What sort of beast is “cybersecurity” anyway?
Is it simply a variation of software failure? According to this analysis, a security lapse is a software engineering failure, not technically different from an unintended “404” error or an “uncaught” exception.
Is it simply a failure to implement corrective measures? This analysis likens cybersecurity to physical security. Facilities such as military bases or electric power plants are vulnerable targets. Rather than try to remove all the points of vulnerability, a virtual “layer” of physical security is drawn around the facility. The Department of Defense Physical Security Program provides a useful glimpse into this approach. Consider DoD 5200.08-R. A version last updated in 2009 is hosted by DTIC. To some extent, there is a reasonable analogy to protecting software.
Is it a design failure? In architecture, it is not uncommon for architects to receive the blame for collapsed, or otherwise unsuccessful buildings. For instance, consider the failure of a walkway in the Kansas City Hyatt Regency hotel in 1981. In this failure, 114 persons were killed, and initial blame settled on architects. A more nuanced view recognizes multiple sources of responsibility, including project sponsors, customers, auditors, and sometimes public officials and even politicians. This was the analysis made by one K. Bristol in a 1991 analysis of the Pruitt-Igoe towers project in St. Louis.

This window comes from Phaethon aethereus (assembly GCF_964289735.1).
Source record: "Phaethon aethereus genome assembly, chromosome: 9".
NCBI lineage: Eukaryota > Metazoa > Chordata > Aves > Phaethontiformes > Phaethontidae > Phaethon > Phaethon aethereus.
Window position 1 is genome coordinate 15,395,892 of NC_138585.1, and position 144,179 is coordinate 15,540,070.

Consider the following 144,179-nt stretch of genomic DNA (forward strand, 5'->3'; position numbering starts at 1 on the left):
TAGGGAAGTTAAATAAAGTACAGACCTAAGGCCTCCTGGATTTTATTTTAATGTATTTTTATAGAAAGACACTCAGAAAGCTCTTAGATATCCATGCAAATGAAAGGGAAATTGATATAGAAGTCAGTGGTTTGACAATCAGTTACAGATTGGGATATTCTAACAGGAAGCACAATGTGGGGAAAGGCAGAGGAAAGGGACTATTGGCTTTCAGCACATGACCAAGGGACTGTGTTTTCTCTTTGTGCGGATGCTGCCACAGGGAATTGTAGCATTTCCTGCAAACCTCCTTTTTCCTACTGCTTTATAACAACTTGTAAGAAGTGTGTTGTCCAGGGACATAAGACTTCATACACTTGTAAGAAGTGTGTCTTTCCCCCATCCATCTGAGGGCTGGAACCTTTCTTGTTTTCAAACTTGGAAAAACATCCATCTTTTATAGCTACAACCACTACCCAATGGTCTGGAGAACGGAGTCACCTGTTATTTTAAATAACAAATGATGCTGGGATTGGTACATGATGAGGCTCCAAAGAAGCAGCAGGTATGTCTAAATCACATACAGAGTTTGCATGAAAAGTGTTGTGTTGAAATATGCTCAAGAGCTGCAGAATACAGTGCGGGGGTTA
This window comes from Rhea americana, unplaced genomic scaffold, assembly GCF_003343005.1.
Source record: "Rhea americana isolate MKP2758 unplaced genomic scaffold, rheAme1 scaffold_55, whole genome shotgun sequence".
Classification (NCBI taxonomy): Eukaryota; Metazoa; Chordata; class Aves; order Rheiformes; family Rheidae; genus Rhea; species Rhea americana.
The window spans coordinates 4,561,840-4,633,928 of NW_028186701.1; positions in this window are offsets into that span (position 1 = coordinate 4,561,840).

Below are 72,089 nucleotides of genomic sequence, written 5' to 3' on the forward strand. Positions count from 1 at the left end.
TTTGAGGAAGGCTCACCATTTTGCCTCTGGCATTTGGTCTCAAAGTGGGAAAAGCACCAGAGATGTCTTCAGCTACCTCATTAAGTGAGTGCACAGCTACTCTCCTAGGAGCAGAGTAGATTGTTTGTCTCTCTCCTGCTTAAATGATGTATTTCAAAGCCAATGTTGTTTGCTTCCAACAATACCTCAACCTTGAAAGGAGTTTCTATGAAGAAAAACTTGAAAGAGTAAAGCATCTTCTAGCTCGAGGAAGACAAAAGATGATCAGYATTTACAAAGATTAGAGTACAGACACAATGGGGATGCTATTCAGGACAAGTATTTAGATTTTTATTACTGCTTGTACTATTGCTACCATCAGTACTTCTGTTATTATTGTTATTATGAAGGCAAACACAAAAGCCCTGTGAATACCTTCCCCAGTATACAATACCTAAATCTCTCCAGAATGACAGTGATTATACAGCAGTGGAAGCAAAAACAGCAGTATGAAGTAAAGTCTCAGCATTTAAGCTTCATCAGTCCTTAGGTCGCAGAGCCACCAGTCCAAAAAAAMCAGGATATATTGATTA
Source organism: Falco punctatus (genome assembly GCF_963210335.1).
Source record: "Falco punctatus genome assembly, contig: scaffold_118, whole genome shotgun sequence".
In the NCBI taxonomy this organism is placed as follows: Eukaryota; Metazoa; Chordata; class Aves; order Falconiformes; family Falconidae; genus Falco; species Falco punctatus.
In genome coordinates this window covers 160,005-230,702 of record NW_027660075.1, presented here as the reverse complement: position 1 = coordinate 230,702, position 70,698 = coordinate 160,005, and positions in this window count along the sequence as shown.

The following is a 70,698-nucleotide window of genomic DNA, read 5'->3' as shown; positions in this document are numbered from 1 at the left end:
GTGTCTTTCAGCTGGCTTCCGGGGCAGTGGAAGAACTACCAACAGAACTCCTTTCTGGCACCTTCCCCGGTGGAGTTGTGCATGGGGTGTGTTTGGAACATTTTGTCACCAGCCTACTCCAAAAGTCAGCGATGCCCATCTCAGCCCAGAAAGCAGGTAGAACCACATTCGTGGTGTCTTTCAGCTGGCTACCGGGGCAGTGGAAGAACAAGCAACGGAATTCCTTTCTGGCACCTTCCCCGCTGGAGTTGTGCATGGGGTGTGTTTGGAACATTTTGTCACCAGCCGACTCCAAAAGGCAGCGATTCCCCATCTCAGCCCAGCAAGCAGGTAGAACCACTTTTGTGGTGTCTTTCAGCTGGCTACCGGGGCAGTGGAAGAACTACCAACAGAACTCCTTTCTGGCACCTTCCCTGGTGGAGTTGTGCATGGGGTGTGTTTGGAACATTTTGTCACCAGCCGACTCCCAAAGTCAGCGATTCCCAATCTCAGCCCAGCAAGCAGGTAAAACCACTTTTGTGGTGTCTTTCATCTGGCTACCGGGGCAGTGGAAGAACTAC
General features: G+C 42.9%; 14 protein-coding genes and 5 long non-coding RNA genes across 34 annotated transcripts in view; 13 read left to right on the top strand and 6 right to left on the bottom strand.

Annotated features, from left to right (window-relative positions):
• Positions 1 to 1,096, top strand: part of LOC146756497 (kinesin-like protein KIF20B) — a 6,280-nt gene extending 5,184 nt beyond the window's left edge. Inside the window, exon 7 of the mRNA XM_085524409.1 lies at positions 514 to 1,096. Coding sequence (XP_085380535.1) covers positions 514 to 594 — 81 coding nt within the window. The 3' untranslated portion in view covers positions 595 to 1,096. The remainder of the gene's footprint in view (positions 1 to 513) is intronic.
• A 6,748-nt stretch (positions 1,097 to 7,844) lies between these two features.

Regardless of which of these approaches is chosen, the relative contributions of alternative models for failure should be taken into account. There is a tendency to focus excessively on the specific lapse (e.g., buffer underflow). Issues such as engineer training, IDEs, development frameworks, test environments and constraints imposed by sponsors and other stakeholders also deserve investigation, if not blame.